Johanna Agerman Ross
Swedish publisher and editor Johanna Agerman Ross is the woman behind Disegno. The biannual magazine, with its mix of architecture, fashion and design printed on Fedrigoni stock, burst upon the indie magazine scene late in 2011 and quickly acquired readers, upmarket advertisers and a reputation for innovation. Agerman Ross masterminds Disegno from a cheerfully stylish ground-floor London studio that also accommodates Tack Press, the design and publishing company she runs with her husband Marcus, editor-in-chief of men’s fashion quarterly Jocks & Nerds.
Disegno’s array of design-oriented features and reviews are assembled by Agerman Ross with an idiosyncratic twist. She delights in unexpected elements, whether it’s a bunch of bananas on the cover of no. 4, or the short ‘design erotica’ stories that punctuate no. 3, and she has persuaded an impressive roster of specialists to write for her.
Indie magazines have been a significant area of creative growth in recent years, with grassroots support from small magazine shops and booksellers, blogs such as magCulture.com and international award schemes such as Magpile. Disegno is highly independent, with a leisurely, free-spirited approach to its design-led subject matter.
Agerman Ross was brought up in Småland in Sweden. Her mother trained as an architect and her father was director of the Jönköping County Museum. She was always interested in writing, and studied English literature at school in Sweden and in the UK. Her graduation project at the London College of Fashion was to make a magazine about Swedish fashion, design and architecture called Blonde. Much to her surprise, she discovered that she liked both the commissioning and the ‘wheeling and dealing’ required to create a magazine.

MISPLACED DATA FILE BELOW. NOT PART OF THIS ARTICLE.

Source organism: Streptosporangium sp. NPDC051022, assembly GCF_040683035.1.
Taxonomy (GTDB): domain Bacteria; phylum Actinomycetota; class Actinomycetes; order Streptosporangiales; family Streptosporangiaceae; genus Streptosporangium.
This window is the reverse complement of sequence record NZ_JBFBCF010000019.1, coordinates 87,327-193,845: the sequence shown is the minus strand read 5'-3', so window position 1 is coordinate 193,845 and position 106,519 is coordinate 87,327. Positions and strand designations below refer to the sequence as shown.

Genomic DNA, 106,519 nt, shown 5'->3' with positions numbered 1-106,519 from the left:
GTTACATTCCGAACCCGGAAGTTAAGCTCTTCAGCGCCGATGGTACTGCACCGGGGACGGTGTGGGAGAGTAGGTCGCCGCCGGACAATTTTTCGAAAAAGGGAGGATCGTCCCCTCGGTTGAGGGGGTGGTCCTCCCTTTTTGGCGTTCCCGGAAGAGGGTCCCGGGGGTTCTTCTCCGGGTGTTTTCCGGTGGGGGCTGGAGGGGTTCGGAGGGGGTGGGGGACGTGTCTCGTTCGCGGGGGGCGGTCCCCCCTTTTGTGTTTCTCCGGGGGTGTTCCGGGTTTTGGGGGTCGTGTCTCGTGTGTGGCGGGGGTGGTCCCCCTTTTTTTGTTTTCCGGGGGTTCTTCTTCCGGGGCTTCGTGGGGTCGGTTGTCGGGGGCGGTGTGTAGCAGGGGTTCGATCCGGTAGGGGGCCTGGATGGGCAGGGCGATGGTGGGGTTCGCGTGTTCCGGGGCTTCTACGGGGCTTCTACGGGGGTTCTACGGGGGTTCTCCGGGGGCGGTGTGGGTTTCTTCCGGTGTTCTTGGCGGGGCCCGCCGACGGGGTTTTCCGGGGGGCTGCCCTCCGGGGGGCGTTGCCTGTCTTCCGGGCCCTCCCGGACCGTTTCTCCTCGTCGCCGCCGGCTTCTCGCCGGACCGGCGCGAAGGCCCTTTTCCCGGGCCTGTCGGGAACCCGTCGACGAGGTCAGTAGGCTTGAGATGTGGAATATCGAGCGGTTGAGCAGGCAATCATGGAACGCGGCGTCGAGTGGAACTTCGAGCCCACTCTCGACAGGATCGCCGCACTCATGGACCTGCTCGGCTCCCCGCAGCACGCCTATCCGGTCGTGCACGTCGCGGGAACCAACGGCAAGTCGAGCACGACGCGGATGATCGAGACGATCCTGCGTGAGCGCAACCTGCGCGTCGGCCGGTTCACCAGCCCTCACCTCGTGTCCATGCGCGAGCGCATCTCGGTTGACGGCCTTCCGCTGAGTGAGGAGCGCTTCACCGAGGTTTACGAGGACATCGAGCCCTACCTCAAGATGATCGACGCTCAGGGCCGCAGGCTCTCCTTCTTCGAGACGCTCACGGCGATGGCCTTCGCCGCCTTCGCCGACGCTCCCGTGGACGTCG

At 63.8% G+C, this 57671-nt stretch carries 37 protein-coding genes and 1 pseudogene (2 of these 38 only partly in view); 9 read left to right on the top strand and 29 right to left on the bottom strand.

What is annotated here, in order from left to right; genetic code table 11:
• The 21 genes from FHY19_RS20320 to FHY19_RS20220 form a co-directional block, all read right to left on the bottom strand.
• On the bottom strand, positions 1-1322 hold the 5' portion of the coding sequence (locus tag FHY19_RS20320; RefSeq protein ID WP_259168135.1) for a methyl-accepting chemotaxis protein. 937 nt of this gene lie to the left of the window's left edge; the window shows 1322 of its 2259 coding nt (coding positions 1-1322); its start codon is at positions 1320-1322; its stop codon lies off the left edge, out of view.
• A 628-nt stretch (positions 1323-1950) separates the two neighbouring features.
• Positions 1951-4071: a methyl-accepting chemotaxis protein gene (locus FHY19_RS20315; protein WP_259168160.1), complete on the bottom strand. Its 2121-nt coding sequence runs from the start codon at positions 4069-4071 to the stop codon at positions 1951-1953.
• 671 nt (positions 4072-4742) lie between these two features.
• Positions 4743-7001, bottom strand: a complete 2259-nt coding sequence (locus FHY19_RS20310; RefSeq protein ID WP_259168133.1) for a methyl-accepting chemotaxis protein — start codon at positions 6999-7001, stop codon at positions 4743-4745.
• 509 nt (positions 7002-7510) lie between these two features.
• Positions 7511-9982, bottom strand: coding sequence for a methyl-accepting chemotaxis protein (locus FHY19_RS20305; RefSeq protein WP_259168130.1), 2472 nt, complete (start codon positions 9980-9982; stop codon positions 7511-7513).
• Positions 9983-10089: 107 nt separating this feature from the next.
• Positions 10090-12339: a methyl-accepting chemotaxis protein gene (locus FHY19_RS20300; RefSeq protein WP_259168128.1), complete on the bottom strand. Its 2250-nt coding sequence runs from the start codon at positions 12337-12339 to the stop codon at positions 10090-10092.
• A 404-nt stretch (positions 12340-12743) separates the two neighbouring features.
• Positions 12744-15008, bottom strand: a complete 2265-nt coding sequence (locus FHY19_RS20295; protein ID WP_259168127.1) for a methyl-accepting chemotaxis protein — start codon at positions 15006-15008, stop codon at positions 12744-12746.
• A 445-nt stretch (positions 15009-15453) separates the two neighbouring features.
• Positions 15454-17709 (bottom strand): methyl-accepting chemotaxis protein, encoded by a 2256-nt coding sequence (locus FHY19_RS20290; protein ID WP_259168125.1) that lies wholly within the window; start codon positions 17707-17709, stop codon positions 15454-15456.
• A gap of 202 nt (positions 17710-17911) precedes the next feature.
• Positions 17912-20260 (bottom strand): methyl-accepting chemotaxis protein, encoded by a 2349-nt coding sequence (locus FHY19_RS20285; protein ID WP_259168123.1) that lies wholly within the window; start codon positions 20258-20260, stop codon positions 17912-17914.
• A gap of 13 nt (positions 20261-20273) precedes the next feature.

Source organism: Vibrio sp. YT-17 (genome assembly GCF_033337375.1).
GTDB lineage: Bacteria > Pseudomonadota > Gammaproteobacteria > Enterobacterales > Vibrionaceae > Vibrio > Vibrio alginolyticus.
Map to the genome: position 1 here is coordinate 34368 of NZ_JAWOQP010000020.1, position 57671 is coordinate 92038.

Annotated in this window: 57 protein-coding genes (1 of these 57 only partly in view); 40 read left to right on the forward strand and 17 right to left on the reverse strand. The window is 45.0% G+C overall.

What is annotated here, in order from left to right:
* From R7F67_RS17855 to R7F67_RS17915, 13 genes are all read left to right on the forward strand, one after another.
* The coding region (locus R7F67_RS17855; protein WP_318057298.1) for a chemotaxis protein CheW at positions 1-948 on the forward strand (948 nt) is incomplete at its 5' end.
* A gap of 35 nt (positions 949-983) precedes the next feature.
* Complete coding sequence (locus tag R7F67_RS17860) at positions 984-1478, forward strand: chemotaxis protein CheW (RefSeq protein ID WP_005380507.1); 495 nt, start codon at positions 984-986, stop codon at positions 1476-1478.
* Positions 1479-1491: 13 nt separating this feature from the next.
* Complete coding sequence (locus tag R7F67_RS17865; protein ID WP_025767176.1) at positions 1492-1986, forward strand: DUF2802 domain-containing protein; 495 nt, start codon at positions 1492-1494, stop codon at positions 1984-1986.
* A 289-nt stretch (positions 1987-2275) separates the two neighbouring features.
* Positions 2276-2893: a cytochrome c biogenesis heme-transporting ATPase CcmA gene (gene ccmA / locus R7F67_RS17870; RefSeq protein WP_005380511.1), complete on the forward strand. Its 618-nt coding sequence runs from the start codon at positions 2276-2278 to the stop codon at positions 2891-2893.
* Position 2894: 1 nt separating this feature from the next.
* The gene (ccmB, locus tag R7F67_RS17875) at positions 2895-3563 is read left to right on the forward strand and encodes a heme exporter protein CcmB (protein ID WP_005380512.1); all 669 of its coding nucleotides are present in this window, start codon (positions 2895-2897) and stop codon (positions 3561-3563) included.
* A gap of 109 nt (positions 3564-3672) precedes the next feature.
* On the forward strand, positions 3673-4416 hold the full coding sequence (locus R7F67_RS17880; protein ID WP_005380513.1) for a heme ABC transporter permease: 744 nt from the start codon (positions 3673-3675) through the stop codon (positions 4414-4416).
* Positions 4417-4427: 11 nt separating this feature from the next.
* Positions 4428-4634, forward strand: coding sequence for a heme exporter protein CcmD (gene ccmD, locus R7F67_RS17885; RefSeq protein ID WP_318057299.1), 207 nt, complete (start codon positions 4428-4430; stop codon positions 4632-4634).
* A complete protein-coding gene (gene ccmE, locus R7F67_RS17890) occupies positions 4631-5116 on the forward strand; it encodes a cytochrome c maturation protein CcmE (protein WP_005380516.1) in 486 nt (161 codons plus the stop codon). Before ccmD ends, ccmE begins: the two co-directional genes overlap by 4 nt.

‘I remember that being a really exciting thing,’ she says, ‘contacting paper companies and seeing what deals you could get, calling printers.’ The process revealed a business streak that would be vital when she launched Disegno and then Tack Press.
Then, from 2003-05, came a ‘life changer’: Agerman Ross went to the Royal College of Art to study History of Design, a course located at the Victoria & Albert Museum. ‘All the teachers had a profound effect on me,’ she says. After completing her MA, she imagined working as a curator, but instead landed a job at In London, a magazine distributed through hotels, followed by a stint as deputy editor of monthly design magazine Icon.
Founding Disegno in 2011, a year after the launch of the iPad, was a giant leap of faith. How important was it to Agerman Ross, barely in her thirties, that Disegno was a physical, ink-on-paper object? Wasn’t the printed magazine supposed to be on the way out?
‘I felt that the medium of the monthly magazine was on its way out,’ she says. ‘It felt weird to be held hostage to the publication cycle. This is why I wanted to do something new.’ At Icon, where she worked for two and a half years, she had felt they were always ‘catching up’, only to see the stories they had planned appear online – often using the same photography – before the new issue was ready.
Agerman Ross decided that the pace of a biannual – Spring/Summer followed by Autumn/Winter, like the fashion cycle – would enable her to do something different, with specially commissioned photography and more time for research. ‘A travel budget was important,’ she says, determining that ‘Disegno should be dedicated to getting the writers out there.’